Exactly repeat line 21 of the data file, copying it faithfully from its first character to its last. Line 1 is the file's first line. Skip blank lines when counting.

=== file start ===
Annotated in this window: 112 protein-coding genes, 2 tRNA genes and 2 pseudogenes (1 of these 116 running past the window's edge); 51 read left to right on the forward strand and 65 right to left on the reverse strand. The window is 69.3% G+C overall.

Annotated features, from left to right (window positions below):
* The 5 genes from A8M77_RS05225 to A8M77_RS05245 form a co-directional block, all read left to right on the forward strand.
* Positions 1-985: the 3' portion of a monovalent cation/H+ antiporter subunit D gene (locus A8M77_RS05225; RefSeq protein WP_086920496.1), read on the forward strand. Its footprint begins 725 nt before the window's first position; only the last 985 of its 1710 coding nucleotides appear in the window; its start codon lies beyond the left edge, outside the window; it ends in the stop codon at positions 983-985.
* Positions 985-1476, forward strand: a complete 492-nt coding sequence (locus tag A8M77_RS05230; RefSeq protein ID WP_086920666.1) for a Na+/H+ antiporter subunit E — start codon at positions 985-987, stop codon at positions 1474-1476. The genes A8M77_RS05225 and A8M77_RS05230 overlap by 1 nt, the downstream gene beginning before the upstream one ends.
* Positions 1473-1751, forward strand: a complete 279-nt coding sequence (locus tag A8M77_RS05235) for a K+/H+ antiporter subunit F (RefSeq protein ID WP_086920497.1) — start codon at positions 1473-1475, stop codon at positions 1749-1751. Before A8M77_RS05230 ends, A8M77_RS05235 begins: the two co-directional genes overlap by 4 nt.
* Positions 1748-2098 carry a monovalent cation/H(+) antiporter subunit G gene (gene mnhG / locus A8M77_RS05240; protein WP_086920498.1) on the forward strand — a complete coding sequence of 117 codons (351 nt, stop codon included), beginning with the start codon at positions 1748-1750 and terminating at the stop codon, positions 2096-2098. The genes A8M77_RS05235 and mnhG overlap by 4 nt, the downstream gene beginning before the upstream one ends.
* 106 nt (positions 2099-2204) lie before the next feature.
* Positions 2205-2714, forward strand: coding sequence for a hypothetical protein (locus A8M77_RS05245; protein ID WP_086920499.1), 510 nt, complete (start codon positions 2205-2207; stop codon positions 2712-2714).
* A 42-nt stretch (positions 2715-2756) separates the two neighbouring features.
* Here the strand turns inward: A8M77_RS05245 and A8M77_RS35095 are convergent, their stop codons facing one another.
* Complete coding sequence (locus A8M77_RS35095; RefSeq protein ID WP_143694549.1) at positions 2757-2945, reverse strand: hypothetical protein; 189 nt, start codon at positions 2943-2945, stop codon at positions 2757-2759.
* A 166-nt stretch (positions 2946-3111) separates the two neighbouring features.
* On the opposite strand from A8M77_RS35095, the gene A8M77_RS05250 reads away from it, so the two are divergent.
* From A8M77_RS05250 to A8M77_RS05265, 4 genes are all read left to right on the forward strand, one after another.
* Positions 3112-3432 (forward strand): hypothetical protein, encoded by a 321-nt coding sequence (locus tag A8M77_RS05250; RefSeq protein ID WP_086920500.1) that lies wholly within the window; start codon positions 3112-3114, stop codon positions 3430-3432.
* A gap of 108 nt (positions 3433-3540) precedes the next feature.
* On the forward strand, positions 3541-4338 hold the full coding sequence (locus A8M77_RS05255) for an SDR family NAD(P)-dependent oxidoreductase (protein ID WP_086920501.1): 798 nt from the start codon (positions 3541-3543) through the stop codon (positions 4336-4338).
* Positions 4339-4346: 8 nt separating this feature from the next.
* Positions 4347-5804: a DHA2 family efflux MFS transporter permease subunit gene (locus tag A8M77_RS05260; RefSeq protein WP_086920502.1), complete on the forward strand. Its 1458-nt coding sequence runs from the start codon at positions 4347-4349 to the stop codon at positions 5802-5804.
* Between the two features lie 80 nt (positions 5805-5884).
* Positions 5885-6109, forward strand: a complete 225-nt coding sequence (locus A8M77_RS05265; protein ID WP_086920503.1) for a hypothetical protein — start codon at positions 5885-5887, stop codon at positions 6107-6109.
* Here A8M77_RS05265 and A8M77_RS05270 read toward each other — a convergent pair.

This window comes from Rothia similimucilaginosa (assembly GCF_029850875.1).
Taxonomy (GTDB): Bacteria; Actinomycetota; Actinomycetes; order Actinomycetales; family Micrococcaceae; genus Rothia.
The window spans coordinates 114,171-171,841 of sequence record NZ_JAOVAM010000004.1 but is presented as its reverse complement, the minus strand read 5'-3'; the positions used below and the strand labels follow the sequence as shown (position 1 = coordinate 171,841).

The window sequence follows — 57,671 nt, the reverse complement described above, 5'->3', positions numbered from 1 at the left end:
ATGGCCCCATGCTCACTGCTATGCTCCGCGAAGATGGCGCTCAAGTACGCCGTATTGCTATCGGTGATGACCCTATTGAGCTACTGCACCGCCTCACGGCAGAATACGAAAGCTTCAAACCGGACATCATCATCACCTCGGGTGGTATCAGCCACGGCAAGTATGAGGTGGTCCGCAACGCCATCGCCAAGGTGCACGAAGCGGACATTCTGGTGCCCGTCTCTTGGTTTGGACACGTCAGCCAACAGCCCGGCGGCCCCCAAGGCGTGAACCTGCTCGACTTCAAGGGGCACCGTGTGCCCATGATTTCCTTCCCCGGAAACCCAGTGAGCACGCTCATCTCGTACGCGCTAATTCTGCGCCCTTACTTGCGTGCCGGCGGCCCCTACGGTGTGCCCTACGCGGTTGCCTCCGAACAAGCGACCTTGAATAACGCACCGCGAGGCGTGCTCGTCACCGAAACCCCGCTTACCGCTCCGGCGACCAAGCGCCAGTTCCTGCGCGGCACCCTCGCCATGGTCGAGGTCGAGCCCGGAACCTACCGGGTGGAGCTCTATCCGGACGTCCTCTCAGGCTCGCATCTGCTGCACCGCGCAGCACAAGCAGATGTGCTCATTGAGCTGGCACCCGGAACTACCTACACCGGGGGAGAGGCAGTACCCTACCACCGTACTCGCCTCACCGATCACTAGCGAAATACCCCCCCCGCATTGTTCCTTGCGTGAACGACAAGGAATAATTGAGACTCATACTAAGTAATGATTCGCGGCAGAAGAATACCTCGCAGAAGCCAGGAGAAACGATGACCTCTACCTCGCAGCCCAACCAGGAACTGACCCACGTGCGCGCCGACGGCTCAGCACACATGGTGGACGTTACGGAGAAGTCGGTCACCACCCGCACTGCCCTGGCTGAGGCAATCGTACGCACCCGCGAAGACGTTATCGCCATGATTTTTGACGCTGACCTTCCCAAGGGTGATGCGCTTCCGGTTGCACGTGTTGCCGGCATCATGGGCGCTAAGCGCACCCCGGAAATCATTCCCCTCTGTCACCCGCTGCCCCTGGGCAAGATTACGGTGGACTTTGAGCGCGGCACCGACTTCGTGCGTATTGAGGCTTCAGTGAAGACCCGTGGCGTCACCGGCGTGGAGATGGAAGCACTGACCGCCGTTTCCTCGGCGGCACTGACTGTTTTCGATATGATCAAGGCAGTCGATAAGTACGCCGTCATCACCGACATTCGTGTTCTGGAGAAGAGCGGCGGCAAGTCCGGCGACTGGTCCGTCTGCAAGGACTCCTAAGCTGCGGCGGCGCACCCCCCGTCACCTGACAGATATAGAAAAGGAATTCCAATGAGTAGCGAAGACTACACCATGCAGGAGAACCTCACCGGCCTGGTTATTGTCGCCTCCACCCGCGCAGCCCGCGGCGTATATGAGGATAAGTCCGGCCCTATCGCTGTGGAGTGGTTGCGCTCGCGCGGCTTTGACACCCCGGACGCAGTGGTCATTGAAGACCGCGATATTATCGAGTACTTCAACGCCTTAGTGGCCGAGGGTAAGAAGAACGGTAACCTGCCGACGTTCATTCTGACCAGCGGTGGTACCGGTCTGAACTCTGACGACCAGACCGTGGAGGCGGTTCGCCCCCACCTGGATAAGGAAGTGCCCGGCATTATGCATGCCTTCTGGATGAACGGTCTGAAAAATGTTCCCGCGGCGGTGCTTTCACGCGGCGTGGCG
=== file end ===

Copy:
* Between the two features lie 80 nt (positions 5805-5884).